Olg Age

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Old age is the  later part of human life. So care should be taken both physically and psychologically.  They may have different and special physical, mental and behavioral needs. Mental health disorders including depression and anxiety are affecting an elderly’s ability to perform various physical tasks.

Depression is, unfortunately, a common occurrence among older adults. The fact that their activities and social interactions are more limited, and their nearest and dearest are often living far away, makes the adjustment to old age harder.

Thus, most elderly face problems with self-perception and self-concept. The emotional needs of elderly differ in their final stages of life. Many older adults worry about their loss of dignity or loss of control as their physical abilities deteriorate.  It is common for them to feel fearful of becoming a burden to loved ones.

Most older adults also have problems with cognitive function and speech perception as the years pass by. Addressing these problems is important to alleviate emotional suffering and improve physical and mental health and promote a better quality of life.

Old Age Topics :

Depression

Occasionally being sad or feeling hopeless is a part of every child’s life. However, some children feel sad or uninterested in things that they used to enjoy, or feel helpless or hopeless in situations they are not able to change.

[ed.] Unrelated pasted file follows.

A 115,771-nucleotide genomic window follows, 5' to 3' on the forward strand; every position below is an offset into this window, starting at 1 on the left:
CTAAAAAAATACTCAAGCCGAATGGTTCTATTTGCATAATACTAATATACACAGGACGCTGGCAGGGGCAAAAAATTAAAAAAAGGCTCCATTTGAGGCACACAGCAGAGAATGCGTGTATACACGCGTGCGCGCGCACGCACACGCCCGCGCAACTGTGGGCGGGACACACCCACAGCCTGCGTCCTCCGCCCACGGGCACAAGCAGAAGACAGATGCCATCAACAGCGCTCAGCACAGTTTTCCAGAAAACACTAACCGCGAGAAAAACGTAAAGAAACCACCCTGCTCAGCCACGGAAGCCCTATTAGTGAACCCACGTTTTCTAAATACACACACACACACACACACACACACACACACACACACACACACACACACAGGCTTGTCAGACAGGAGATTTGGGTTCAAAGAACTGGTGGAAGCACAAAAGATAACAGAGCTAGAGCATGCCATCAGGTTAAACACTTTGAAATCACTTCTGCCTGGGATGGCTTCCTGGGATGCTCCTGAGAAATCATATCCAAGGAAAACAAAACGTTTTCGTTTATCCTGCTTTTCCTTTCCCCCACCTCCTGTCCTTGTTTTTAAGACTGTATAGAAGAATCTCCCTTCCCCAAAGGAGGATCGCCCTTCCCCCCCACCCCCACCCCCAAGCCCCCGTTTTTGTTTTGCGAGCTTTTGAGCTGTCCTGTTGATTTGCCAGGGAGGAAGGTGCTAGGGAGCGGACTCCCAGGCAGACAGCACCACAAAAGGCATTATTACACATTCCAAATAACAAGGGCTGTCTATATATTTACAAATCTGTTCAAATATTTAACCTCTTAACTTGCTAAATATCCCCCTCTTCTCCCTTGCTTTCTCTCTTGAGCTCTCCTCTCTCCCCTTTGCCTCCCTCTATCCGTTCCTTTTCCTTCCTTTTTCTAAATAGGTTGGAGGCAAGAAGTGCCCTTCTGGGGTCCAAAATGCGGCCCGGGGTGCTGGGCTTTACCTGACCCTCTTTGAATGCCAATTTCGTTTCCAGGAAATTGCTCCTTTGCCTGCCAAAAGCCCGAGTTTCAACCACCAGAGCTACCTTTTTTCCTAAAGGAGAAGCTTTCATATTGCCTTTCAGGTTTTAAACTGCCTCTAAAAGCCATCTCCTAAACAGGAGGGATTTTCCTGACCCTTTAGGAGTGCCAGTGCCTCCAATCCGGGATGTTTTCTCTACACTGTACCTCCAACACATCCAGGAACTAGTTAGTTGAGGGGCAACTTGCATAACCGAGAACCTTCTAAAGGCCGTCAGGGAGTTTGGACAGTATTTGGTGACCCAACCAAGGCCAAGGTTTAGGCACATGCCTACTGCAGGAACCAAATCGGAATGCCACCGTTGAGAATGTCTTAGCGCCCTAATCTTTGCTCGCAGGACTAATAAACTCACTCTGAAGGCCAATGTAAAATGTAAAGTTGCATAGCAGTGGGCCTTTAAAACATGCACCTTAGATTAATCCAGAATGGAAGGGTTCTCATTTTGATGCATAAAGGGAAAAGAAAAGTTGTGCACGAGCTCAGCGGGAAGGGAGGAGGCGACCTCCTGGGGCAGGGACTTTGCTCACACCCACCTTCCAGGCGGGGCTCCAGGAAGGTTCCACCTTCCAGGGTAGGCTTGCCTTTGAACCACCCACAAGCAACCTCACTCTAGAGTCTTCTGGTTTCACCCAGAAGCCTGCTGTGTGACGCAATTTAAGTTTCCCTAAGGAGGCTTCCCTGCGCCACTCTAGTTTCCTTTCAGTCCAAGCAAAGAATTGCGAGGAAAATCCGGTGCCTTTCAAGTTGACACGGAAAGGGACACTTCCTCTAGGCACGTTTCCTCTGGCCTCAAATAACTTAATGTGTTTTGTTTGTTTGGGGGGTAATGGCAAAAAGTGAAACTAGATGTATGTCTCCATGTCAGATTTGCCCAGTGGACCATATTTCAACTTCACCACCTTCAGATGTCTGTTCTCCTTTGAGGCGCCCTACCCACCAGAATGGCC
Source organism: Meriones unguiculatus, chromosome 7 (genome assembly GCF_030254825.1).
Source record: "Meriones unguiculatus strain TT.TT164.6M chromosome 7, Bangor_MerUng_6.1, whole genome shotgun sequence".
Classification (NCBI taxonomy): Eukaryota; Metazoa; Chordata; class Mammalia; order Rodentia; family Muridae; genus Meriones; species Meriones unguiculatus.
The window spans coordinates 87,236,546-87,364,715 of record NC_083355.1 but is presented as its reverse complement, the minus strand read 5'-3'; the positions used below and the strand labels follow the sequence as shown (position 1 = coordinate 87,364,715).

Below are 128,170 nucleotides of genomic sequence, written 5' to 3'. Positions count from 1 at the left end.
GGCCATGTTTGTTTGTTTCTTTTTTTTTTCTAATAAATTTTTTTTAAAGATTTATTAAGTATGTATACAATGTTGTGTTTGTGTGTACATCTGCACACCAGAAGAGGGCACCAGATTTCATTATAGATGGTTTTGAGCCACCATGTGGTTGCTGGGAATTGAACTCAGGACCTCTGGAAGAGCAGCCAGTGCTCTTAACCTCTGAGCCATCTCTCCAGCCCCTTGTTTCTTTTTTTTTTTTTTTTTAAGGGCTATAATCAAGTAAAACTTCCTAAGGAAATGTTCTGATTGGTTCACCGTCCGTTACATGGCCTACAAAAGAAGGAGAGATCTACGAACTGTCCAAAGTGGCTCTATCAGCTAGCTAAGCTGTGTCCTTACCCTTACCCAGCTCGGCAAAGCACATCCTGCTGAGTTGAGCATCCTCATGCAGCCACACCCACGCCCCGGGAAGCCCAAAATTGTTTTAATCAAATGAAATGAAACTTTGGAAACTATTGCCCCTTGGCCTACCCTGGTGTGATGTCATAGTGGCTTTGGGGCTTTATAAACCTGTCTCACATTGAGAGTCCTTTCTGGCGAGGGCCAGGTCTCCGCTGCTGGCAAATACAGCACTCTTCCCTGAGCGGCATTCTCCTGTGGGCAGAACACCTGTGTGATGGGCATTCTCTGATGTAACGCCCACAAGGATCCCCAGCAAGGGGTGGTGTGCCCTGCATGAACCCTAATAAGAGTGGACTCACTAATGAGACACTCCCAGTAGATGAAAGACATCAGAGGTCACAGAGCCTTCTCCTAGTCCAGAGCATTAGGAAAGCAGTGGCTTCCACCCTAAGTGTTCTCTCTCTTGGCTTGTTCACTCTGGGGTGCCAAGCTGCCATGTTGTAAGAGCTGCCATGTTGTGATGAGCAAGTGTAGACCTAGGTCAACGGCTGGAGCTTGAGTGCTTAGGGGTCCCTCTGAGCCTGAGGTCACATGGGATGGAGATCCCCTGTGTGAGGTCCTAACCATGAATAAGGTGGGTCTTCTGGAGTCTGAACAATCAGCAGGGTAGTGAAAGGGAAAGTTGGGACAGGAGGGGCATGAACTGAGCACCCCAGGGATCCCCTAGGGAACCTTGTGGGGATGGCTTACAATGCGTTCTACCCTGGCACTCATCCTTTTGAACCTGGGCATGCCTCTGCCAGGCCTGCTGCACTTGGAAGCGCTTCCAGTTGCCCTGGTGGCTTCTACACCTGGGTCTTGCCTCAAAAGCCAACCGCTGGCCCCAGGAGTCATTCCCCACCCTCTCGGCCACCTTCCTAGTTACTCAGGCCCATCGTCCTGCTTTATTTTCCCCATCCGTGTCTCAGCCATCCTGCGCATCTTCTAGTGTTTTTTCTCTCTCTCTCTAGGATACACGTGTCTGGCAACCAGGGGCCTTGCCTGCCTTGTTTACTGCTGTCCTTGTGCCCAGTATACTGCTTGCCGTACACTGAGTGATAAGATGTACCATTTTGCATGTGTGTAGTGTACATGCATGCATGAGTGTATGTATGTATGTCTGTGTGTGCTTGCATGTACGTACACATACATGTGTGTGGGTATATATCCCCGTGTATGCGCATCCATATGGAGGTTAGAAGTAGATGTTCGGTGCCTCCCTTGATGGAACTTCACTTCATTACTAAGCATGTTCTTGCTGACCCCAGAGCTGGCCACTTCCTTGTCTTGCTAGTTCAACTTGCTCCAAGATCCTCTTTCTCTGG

When children feel persistent sadness and hopelessness, they may be diagnosed with depression. Some children may not talk about their helpless and hopeless thoughts, and may not appear sad.

Depression might also cause a child to make trouble or act unmotivated, causing others not to notice that the child is depressed or to incorrectly label the child as a trouble-maker or lazy.

The first step to treatment is to talk with a healthcare provider or a Clinical psychologist about getting an evaluation.

ANXIETY

Occasionally being sad or feeling hopeless is a part of every child’s life. However, some children feel sad or uninterested in things that they used to enjoy, or feel helpless or hopeless in situations they are not able to change.

When children feel persistent sadness and hopelessness, they may be diagnosed with depression. Some children may not talk about their helpless and hopeless thoughts, and may not appear sad.

Depression might also cause a child to make trouble or act unmotivated, causing others not to notice that the child is depressed or to incorrectly label the child as a trouble-maker or lazy.

The first step to treatment is to talk with a healthcare provider or a Clinical psychologist about getting an evaluation.